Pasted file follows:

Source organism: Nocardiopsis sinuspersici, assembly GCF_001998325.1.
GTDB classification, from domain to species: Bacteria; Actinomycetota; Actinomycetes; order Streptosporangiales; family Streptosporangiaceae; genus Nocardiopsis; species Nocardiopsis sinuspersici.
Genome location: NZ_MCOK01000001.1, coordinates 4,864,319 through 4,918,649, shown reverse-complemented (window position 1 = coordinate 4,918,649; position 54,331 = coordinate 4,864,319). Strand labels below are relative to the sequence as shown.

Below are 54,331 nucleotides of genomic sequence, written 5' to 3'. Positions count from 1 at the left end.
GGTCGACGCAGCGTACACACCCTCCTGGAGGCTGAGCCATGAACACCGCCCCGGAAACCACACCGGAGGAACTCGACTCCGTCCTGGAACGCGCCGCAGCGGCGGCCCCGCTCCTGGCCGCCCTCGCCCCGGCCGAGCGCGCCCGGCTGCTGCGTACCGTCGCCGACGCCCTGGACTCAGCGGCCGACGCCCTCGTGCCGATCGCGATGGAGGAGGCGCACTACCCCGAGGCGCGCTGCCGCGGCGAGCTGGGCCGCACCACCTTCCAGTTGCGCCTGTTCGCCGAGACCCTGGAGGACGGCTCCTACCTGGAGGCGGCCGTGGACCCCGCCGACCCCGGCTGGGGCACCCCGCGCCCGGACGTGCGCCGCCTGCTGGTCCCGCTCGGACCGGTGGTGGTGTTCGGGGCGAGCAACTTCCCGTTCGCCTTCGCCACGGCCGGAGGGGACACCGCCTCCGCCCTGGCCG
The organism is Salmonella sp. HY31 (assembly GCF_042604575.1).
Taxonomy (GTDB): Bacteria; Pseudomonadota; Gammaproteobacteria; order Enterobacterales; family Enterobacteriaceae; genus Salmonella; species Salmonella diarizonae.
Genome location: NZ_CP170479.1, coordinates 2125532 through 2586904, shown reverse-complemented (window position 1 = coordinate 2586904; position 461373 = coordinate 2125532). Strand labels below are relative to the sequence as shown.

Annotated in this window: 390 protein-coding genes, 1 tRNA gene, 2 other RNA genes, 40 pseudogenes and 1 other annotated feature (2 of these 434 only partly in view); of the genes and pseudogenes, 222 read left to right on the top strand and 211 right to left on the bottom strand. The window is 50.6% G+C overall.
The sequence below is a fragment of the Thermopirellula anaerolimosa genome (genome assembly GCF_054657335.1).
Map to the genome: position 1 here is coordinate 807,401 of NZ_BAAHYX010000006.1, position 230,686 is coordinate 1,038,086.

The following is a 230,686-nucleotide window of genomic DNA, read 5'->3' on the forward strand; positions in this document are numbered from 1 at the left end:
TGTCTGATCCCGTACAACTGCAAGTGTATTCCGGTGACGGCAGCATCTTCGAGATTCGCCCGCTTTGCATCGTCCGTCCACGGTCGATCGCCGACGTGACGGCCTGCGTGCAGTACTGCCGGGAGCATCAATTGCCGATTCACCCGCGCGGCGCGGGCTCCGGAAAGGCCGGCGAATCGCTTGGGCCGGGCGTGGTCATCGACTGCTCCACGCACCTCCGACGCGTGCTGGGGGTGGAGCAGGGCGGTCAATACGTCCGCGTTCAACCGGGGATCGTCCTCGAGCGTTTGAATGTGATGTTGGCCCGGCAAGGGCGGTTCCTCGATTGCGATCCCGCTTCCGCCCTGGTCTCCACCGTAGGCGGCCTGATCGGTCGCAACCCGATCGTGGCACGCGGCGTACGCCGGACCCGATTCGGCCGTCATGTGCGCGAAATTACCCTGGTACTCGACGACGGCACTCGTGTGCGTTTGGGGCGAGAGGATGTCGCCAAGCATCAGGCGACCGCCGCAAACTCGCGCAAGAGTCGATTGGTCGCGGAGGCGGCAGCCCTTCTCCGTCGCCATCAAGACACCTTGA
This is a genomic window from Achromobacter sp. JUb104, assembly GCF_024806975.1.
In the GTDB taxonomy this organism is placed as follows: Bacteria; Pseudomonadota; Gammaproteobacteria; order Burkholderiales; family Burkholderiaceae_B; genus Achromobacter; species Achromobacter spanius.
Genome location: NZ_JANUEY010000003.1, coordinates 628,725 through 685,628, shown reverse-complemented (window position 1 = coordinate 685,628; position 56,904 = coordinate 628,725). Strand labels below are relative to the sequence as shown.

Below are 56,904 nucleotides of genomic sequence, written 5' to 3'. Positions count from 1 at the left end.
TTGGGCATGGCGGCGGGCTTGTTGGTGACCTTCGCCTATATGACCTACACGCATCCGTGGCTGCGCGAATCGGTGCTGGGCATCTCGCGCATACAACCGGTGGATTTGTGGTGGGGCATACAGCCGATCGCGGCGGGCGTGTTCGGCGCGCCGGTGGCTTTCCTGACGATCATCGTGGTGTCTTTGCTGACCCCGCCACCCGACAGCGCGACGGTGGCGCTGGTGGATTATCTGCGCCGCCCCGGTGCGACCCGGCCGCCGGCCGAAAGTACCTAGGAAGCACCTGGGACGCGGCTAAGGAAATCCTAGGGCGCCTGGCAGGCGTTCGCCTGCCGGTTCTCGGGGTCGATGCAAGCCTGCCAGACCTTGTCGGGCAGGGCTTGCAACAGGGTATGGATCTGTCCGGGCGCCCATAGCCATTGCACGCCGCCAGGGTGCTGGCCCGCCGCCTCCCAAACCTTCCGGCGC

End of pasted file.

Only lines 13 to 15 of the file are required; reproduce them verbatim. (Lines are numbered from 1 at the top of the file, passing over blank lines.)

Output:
TGTCTGATCCCGTACAACTGCAAGTGTATTCCGGTGACGGCAGCATCTTCGAGATTCGCCCGCTTTGCATCGTCCGTCCACGGTCGATCGCCGACGTGACGGCCTGCGTGCAGTACTGCCGGGAGCATCAATTGCCGATTCACCCGCGCGGCGCGGGCTCCGGAAAGGCCGGCGAATCGCTTGGGCCGGGCGTGGTCATCGACTGCTCCACGCACCTCCGACGCGTGCTGGGGGTGGAGCAGGGCGGTCAATACGTCCGCGTTCAACCGGGGATCGTCCTCGAGCGTTTGAATGTGATGTTGGCCCGGCAAGGGCGGTTCCTCGATTGCGATCCCGCTTCCGCCCTGGTCTCCACCGTAGGCGGCCTGATCGGTCGCAACCCGATCGTGGCACGCGGCGTACGCCGGACCCGATTCGGCCGTCATGTGCGCGAAATTACCCTGGTACTCGACGACGGCACTCGTGTGCGTTTGGGGCGAGAGGATGTCGCCAAGCATCAGGCGACCGCCGCAAACTCGCGCAAGAGTCGATTGGTCGCGGAGGCGGCAGCCCTTCTCCGTCGCCATCAAGACACCTTGA
This is a genomic window from Achromobacter sp. JUb104, assembly GCF_024806975.1.
In the GTDB taxonomy this organism is placed as follows: Bacteria; Pseudomonadota; Gammaproteobacteria; order Burkholderiales; family Burkholderiaceae_B; genus Achromobacter; species Achromobacter spanius.